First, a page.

"I lost everything. What I did was worth nothing”: Venezuelan military officers who supported Juan Guaidó and fled to the US are now jailed by ICE

It has been more than eight months since Major Hugo Parra turned himself in to US immigration authorities. Since then, Immigration and Customs Enforcement (ICE) has moved him to two different detention centers, denied him two bail requests, and hasn’t given him an appointment yet with an immigration judge.

Suscríbete al Email de Noticias Telemundo

Todos los días, las últimas noticias directamente en tu correo electrónico
SUBSCRIBE

Major Hugo Parra Martínez spends his days behind bars in constant tension: he doesn’t know when he will leave or if immigration authorities will end up deporting him to Venezuela, where he says his life is in danger.

“I fell in a hole and I'm at the bottom. I lost everything: my family, my house. What I did was worth nothing. I don't see a way out,” he told Noticias Telemundo Investiga from the Winn Correctional Center in Louisiana, one of the prisons where Donald Trump’s administration holds thousands of immigrants while their asylum cases are processed.

This 42-year-old major of the Bolivarian National Armed Forces (FANB), doesn’t know who else to ask to intercede for him and his case. "Here, my only company is the Bible and God. I beg Him every day to help me out soon," he says in a phone conversation.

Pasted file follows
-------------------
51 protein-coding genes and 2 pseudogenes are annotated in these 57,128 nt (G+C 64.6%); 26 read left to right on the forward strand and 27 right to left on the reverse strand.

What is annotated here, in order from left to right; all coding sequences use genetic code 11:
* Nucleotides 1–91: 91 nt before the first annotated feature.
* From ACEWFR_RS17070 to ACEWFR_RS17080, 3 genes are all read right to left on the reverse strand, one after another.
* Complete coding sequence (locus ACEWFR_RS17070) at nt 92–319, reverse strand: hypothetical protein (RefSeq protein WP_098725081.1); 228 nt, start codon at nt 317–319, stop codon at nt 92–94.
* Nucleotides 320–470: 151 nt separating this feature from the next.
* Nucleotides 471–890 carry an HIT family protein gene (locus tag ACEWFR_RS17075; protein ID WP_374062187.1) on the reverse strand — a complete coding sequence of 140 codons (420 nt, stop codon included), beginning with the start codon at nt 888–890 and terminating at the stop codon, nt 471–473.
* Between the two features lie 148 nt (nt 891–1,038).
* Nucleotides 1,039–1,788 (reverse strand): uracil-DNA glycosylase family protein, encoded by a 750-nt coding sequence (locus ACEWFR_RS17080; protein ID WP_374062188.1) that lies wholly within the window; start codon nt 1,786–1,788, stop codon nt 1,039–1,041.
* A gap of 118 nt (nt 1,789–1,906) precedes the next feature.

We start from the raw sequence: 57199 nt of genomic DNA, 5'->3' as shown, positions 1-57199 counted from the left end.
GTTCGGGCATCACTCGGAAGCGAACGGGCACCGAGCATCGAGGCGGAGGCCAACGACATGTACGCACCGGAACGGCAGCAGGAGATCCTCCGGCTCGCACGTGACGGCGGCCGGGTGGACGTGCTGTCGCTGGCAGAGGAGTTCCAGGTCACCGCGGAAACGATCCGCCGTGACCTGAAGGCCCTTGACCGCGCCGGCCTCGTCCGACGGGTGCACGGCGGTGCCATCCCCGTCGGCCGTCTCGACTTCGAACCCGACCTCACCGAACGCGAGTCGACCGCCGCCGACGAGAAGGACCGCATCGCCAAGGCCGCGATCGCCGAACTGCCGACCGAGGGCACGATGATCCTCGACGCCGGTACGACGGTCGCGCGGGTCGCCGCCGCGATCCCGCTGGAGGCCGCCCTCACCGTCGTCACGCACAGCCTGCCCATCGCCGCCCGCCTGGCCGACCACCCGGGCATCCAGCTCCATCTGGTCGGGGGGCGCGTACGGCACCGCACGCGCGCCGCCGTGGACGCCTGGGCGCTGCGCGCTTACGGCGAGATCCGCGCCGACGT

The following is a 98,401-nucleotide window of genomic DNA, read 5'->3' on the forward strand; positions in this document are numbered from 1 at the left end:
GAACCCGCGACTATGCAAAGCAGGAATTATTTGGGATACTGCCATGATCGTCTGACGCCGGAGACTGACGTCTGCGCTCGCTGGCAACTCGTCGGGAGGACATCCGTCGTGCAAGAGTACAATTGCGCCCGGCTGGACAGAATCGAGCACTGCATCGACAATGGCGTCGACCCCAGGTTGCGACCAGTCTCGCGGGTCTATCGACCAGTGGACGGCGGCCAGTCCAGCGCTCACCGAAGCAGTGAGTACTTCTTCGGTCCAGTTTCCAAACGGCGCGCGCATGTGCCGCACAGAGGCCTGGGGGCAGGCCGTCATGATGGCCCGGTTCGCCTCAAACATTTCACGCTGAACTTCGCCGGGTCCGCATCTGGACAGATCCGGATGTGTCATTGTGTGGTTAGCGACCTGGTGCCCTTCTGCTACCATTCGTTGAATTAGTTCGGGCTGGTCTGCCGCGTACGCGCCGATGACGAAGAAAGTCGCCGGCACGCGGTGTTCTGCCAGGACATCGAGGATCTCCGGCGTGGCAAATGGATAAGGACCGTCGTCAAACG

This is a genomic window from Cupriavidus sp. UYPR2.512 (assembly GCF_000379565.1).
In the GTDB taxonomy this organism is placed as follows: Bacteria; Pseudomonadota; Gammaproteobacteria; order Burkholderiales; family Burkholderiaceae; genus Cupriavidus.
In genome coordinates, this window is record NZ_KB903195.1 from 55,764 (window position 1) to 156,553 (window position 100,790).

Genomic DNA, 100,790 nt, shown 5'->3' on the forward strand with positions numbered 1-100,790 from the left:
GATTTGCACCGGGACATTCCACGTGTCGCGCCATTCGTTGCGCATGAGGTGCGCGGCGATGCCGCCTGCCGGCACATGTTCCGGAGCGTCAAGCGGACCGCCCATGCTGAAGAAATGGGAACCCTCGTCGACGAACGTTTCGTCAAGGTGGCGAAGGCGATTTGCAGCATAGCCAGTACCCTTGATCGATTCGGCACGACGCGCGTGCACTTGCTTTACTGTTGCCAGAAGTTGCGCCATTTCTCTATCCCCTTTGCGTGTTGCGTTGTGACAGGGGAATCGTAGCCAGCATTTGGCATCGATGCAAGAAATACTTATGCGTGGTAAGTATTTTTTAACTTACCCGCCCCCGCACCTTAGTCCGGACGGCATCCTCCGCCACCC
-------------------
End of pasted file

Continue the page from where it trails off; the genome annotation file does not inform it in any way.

It has been more than eight months since he turned himself in to US immigration authorities at the Juárez-Lincoln Bridge No. 2 in Nuevo Laredo, Mexico, in April 11 th of last year. Since then, Immigration and Customs Enforcement (ICE) has moved him to two different detention centers, denied him two bail requests, and hasn’t given him an appointment yet with an immigration judge.

Parra is one of more than 100 Venezuelan soldiers who rose against Nicolás Maduro’s government when, in early 2019, opposition Congressman Juan Guaidó launched 'Operation Freedom' and promised to guide Venezuela out of the crisis, form a transition government and call for new elections.

Guaidó, recognized by at least 60 countries as interim president, called on the military to stand "on the right side of history" and promised them "amnesty and guarantees." But there wasn’t enough support from the armed forces, and their attempt to remove Maduro from the Miraflores presidential palace failed.